He turned on his side and stared into the darkness. In that moment he sensed the cool of the night air entering the caboose. He could just make out the shadow of someone standing in the doorway. His heart tripped in his ears as he searched the blackness for his sidearm. The crash of the ashtray onto the floor brought Mixer out of his slumber. His yaps resounded in the confines of the caboose, and Hook's adrenaline rushed through him like hot wax. He groped for the kerosene lantern, nearly spilling the chimney onto the floor with the back of his hand.
By the time he'd managed to light the lantern, Mixer's barking had turned frantic. He stood yelping at the closed door, his ears laid back, his tail swishing to and fro. Hook grabbed his shoes and slipped them on.
"Some guard dog," he said. "Come on. He can't be far."
He stepped into the cool desert air. A thumbnail moon hung low in the western sky as it made way for sunrise. Hook eased down onto the track and checked under the caboose. He'd caught many a hobo hiding under cars and had picked up more than his share of body parts because of it. Escaping from under a moving boxcar could be deceptively difficult. Even a steamer could bump forward fast enough to trap a man before he could roll out.
He spotted something lying in the bedrock, and he bent to examine it.
"Lug wrench," he said to Mixer, who waited at his side. "A goddang bo."
Hobos used lug wrenches to break the seals on boxcars or for a number of other things, including cracking someone's skull. Hobos were opportunists, half-starved coyotes who would steal the brakeman's lunch right out of his caboose if the opportunity presented itself.
"Go find him," Hook said.
Mixer spun off into the morning to work out the myriad smells that occupied his world. And when a yelp went up down line, Hook knew that Mixer had picked up the scent. Hook moved as fast as he dared in the dawn light. Ahead, the track curved off for its run into the desert. Mixer barked a series of hot yelps.
As Hook made the bend, he could see a shunting boiler with a short load sitting on the siding. The engine purred like a gigantic cat, and heat waves rose out of her stack in the morning air. The cab was empty, the engineer probably having gone to the yard office to wait clearance.
At that moment, both Hook and Mixer spotted the bo peeking from around the open door of the last boxcar. Mixer yelped and bawled and spun in a circle. Hook waited for the man's face to disappear back into the darkness of the car. He leaped across the tracks and ran along the right of way out of view of the bo. With a little luck, he could come in from behind without being spotted.
Gasping for breath, he crawled under the boxcar, and his stomach tightened. He could smell the heat of the engine drifting down line and the pungent odor of creosote. When it came to boxcar wheels and iron rails, bodies lost with some regularity.
Sunrise lit the sky in a blaze. Just then the pitched whistle of a diesel engine rose up in the distance. The shunting boiler responded with two short blasts, and sweat broke on Hook's forehead. The engineer must have been asleep in the cab while he waited on the east-bound to clear.
Hook knew that he didn't have long to make his move. As soon as the diesel cleared, the shunting boiler would pull out and drag him down line. They'd have to mail him back to Division in an envelope.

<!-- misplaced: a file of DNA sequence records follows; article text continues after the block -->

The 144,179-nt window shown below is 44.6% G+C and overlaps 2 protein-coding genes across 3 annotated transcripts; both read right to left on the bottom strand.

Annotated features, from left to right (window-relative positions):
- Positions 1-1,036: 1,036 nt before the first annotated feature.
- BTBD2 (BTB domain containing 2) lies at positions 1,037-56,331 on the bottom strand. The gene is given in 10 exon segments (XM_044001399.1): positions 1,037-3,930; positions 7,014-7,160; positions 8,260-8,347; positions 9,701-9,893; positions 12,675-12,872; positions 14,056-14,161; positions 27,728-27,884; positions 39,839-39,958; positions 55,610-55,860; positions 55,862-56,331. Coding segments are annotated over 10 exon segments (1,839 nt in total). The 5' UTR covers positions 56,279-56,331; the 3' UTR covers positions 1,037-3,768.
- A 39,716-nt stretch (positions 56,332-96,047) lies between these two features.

He reached for his weapon to make his move. "Damn it!" he said. He'd forgotten his weapon, and his prosthesis, and his pants.
Too late now. He reached up, grabbed the door handle, and swung his leg into the car just as the east-bound made the bend. The shunting boiler lay in on her whistle and released her brakes. Unable to pull himself up without his prosthesis, Hook hung from the doorway like a opossum in a tree.
The freighter screamed by Hook just as the shunting boiler took up slack, lurching forward. Exhausted, Hook struggled to pull himself the rest of the way in. As they gathered up speed, the bo rushed from the darkness of the boxcar and leaped over Hook's head.
Hook managed to roll in, and he turned to look back. Mixer had the bo by the sleeve, and they were locked in tug of war between the two trains. Hook considered jumping, but by then the clack of the wheels had turned to a hum. He'd just have to wait until they reached the wigwag crossing, where the train would slow.
He leaned back against the door of the boxcar to catch his breath. No man should start his day like this, but then it could have been worse. That bo had plenty of opportunity to do him in, but he hadn't. Hook hoped Mixer granted the bo the same reprieve.
The morning sun shot through the beams of the railroad trestle overhead, and birds winged through the blue as Seth Durand examined the torn sleeve of his shirt.
He had planned to be in Barstow by now, but when that unlocked caboose presented itself, he couldn't resist. He'd barely escaped with his life from that madman and his wild dog. After that, he'd waited at the edge of Needles for the next west-bound, but it turned out to be a diesel that blasted through at breakneck speed, leaving him with a face full of dirt. He hated the diesel, the way she whined and moaned, the way her whistle shot through a man like a knife. She was hard to board and even harder to ride.
So he'd camped in to wait for a hog, an old steamer with a load of freight pulling the grade, if one ever came again. But then his plans hadn't amounted to much since his discharge from Balboa in San Diego. The nightmares had dwindled in the last year, but their intensity could still lock him up like a frozen engine.
Excerpted from "The Insane Train"
Copyright © 2010 Sheldon Russell.
Excerpted by permission of St. Martin's Press.